FoundationDB

Changefeeds (watching and getting updates on ranges of keys)


(Jan Rychter) #1

I’m currently using RethinkDB, but watching FoundationDB with great interest. I would like to ask about a use case involving changefeeds, which I think are a fantastic (but poorly understood) feature of RethinkDB. From what I can tell, the following cannot currently be achieved with FoundationDB:

  • get a range of keys and set a watch on that range in a single transaction
  • receive updated values when any of the watched keys is changed or when a new key is added in the range

RethinkDB seems to be the only database that can do this today. The use case is:

  • when a user logs in, set up a changefeed on that user’s data (in RethinkDB this can be any query, but I’m simply using a secondary index range),
  • the changefeed gets all initial user data, gathering changes that happen during the initial download
  • after the initial data load, get subsequent changes (including those that happened during the initial download)
  • provide real-time updates in the user interface

To narrow things down, I don’t need to get all the updates, if a key is updated several times, I’m fine with getting just the latest value. But I can’t afford to miss changes, as that would leave the client UI out of sync.

From what I understood from FoundationDB docs, only watches on single keys are supported, and even then I am not guaranteed not to miss changes (there is an ongoing discussion in another thread in the forums). I can’t see any reason why what I described would not be possible fundamentally — but I might be missing something.

Is this something that is (or will be) doable with FoundationDB?


Understanding "Watches"
Streaming data out of FoundationDB
(A.J. Beamon) #2

FoundationDB doesn’t support setting watches on ranges, but as a client there are schemes you can setup to monitor changes to a range. In the example where you want to setup a change feed on a user’s data, you could add a key that gets updated by the client every time an update is made to that user’s data. Then you can set a watch on that key to know when the user’s data is modified.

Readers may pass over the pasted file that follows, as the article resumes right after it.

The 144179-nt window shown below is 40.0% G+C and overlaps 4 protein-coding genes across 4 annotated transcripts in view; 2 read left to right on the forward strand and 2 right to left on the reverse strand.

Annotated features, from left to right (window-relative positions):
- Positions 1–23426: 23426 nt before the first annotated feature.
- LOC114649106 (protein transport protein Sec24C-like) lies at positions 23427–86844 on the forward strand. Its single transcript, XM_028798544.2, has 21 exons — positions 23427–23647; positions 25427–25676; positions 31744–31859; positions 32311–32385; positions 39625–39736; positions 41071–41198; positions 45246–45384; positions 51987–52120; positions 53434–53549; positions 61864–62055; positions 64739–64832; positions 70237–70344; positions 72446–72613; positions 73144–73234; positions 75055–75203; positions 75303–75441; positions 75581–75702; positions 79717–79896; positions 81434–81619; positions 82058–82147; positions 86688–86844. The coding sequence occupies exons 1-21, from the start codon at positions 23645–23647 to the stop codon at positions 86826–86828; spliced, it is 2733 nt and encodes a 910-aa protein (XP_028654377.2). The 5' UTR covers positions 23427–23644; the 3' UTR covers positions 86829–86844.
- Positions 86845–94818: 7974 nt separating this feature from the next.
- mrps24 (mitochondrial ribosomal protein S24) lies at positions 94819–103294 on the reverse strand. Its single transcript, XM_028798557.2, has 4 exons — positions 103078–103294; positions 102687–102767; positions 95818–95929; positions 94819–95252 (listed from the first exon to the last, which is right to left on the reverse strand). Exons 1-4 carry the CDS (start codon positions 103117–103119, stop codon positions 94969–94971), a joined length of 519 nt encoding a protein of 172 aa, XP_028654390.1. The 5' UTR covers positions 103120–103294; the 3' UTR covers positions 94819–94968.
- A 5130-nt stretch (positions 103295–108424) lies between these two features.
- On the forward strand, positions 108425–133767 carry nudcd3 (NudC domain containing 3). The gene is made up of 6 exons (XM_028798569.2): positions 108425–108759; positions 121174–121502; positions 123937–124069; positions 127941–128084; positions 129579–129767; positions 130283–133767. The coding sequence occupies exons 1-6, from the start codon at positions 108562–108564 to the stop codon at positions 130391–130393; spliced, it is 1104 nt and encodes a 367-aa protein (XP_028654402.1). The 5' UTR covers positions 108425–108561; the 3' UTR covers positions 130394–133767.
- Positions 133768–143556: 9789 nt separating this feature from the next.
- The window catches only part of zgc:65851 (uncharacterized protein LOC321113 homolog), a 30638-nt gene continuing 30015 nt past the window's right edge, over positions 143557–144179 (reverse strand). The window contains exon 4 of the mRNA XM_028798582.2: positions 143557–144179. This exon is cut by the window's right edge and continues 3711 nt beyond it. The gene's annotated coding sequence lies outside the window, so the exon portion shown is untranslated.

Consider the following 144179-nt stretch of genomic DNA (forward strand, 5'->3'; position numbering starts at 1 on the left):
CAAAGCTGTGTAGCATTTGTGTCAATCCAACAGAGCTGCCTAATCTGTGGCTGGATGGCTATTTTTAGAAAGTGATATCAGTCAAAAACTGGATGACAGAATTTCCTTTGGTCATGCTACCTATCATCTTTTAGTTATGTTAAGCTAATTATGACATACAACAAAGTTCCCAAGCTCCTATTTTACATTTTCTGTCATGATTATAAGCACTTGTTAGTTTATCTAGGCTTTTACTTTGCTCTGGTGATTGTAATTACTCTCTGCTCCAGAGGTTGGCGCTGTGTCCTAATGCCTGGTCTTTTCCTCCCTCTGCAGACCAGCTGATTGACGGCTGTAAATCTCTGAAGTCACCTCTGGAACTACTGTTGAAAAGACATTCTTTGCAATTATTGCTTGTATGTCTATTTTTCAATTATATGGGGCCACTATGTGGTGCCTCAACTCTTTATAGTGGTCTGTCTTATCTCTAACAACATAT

With this, you won’t know anything about the keys modified or their new values. To learn that, you could read the whole range and compare it with a version of the range that you’ve cached, or you could store a record of changes in the database and read that to know what’s new. If, for example, your watched key contains a versionstamped value, then you can also keep a list of modifications with versionstamped keys, and when your watch fires you can then read all new entries in your modification list with a versionstamp larger than your current versionstamp. In this scheme, you may need to have some way to clean up your modification history when it’s no longer needed.

Of course, to simplify the process of setting something like this up and using it, you could provide the ability to watch change feeds as part of a layer. The complexity of the above would be managed by the layer while giving the user a simplified API that provides the features you need.

With respect to missing updates, the only type of update that a watch may miss is an ABA update (i.e. value=A when the watch is started, changes to B, and then back to A). If you don’t care about intermediate values but only care about the latest value, then this may not be an issue for you. In the scheme I described above where the value uses versionstamps, the value will monotonically increase and you can’t get ABA updates.


(Alec Grieser) #3

I somewhat remember that thread, but I can’t find it. In any case, if you transactionally read a key and transactionally set a watch on that key, then the watch won’t be registered with the database until commit time but it is set to fire whenever a write is detected following the read.

The way this works is that as all FDB reads are versioned, the read is associated with some read version v. When a watch comes in, it is also associated with a version, in this case, the same version v. If there is a concurrent write to that key during the transaction’s lifetime (i.e., between start time and commit time), then the most-recently-written version of that key must (by necessity) be greater than v, so the watch will fire. If there is no such write, when the watch gets to the database, it will see that there hasn’t been a change yet and wait for one (firing then).

But the key point here is that reading the key and setting the watch happen transactionally. If you do something like put a watch on some key and trigger a long running job when it completes and then set a new watch after the job has ended, you might miss any update that happens between your job beginning and ending. To close the gap there, you will need to verify when setting the watch that the key hasn’t changed between job start and end time. If it has changed, then you would need to short circuit then and do whatever you do with a change. If it hasn’t, then you can set the watch.

I will also add that if you go with something like keeping a change-log in the database, then you can actually notice these kinds of changes with some caveats.